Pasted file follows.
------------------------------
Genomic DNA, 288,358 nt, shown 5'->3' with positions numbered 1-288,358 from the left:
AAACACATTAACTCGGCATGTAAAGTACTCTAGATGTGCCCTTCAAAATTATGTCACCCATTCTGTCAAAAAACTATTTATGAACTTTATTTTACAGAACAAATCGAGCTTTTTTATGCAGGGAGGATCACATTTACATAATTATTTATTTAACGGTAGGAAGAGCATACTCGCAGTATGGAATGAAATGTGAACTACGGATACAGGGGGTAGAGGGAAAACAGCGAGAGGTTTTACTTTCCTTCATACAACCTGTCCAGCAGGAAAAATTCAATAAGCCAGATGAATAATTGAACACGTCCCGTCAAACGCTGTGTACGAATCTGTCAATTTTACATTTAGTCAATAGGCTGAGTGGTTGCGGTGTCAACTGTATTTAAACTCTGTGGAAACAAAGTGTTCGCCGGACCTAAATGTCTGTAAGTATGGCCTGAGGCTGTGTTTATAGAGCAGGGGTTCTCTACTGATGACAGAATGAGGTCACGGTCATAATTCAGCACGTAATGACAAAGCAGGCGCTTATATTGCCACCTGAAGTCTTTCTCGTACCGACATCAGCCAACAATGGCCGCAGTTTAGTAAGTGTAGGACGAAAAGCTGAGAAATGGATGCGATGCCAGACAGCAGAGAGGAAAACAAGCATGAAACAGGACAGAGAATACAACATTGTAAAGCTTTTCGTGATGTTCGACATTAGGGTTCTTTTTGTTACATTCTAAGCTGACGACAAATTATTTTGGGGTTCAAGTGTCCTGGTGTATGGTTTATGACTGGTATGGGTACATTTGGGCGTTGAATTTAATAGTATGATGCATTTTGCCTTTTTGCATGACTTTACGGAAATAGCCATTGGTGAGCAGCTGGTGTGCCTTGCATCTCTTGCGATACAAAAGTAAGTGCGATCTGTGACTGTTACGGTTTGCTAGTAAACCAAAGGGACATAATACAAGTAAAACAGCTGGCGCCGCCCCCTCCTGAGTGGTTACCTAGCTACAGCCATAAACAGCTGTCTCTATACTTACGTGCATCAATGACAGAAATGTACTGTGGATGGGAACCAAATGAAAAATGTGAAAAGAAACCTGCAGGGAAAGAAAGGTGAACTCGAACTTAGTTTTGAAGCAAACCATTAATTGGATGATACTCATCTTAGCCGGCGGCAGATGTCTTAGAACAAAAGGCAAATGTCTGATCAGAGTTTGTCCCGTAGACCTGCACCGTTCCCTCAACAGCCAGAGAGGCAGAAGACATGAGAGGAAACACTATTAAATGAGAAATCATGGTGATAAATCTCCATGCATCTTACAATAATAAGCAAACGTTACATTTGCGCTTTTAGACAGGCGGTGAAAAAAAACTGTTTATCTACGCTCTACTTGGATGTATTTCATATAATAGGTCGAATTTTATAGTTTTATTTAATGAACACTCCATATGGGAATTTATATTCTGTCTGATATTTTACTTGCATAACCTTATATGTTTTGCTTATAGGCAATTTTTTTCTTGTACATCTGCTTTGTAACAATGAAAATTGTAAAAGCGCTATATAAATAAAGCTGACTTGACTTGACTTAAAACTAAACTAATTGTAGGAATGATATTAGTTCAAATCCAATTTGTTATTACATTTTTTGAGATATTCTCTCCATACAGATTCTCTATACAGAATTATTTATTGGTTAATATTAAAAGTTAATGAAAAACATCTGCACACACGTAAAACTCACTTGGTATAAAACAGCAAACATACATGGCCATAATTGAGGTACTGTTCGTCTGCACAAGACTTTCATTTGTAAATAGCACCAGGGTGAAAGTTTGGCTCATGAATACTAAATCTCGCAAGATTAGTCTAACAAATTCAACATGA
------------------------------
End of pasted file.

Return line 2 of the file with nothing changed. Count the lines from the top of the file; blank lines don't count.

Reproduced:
AAACACATTAACTCGGCATGTAAAGTACTCTAGATGTGCCCTTCAAAATTATGTCACCCATTCTGTCAAAAAACTATTTATGAACTTTATTTTACAGAACAAATCGAGCTTTTTTATGCAGGGAGGATCACATTTACATAATTATTTATTTAACGGTAGGAAGAGCATACTCGCAGTATGGAATGAAATGTGAACTACGGATACAGGGGGTAGAGGGAAAACAGCGAGAGGTTTTACTTTCCTTCATACAACCTGTCCAGCAGGAAAAATTCAATAAGCCAGATGAATAATTGAACACGTCCCGTCAAACGCTGTGTACGAATCTGTCAATTTTACATTTAGTCAATAGGCTGAGTGGTTGCGGTGTCAACTGTATTTAAACTCTGTGGAAACAAAGTGTTCGCCGGACCTAAATGTCTGTAAGTATGGCCTGAGGCTGTGTTTATAGAGCAGGGGTTCTCTACTGATGACAGAATGAGGTCACGGTCATAATTCAGCACGTAATGACAAAGCAGGCGCTTATATTGCCACCTGAAGTCTTTCTCGTACCGACATCAGCCAACAATGGCCGCAGTTTAGTAAGTGTAGGACGAAAAGCTGAGAAATGGATGCGATGCCAGACAGCAGAGAGGAAAACAAGCATGAAACAGGACAGAGAATACAACATTGTAAAGCTTTTCGTGATGTTCGACATTAGGGTTCTTTTTGTTACATTCTAAGCTGACGACAAATTATTTTGGGGTTCAAGTGTCCTGGTGTATGGTTTATGACTGGTATGGGTACATTTGGGCGTTGAATTTAATAGTATGATGCATTTTGCCTTTTTGCATGACTTTACGGAAATAGCCATTGGTGAGCAGCTGGTGTGCCTTGCATCTCTTGCGATACAAAAGTAAGTGCGATCTGTGACTGTTACGGTTTGCTAGTAAACCAAAGGGACATAATACAAGTAAAACAGCTGGCGCCGCCCCCTCCTGAGTGGTTACCTAGCTACAGCCATAAACAGCTGTCTCTATACTTACGTGCATCAATGACAGAAATGTACTGTGGATGGGAACCAAATGAAAAATGTGAAAAGAAACCTGCAGGGAAAGAAAGGTGAACTCGAACTTAGTTTTGAAGCAAACCATTAATTGGATGATACTCATCTTAGCCGGCGGCAGATGTCTTAGAACAAAAGGCAAATGTCTGATCAGAGTTTGTCCCGTAGACCTGCACCGTTCCCTCAACAGCCAGAGAGGCAGAAGACATGAGAGGAAACACTATTAAATGAGAAATCATGGTGATAAATCTCCATGCATCTTACAATAATAAGCAAACGTTACATTTGCGCTTTTAGACAGGCGGTGAAAAAAAACTGTTTATCTACGCTCTACTTGGATGTATTTCATATAATAGGTCGAATTTTATAGTTTTATTTAATGAACACTCCATATGGGAATTTATATTCTGTCTGATATTTTACTTGCATAACCTTATATGTTTTGCTTATAGGCAATTTTTTTCTTGTACATCTGCTTTGTAACAATGAAAATTGTAAAAGCGCTATATAAATAAAGCTGACTTGACTTGACTTAAAACTAAACTAATTGTAGGAATGATATTAGTTCAAATCCAATTTGTTATTACATTTTTTGAGATATTCTCTCCATACAGATTCTCTATACAGAATTATTTATTGGTTAATATTAAAAGTTAATGAAAAACATCTGCACACACGTAAAACTCACTTGGTATAAAACAGCAAACATACATGGCCATAATTGAGGTACTGTTCGTCTGCACAAGACTTTCATTTGTAAATAGCACCAGGGTGAAAGTTTGGCTCATGAATACTAAATCTCGCAAGATTAGTCTAACAAATTCAACATGA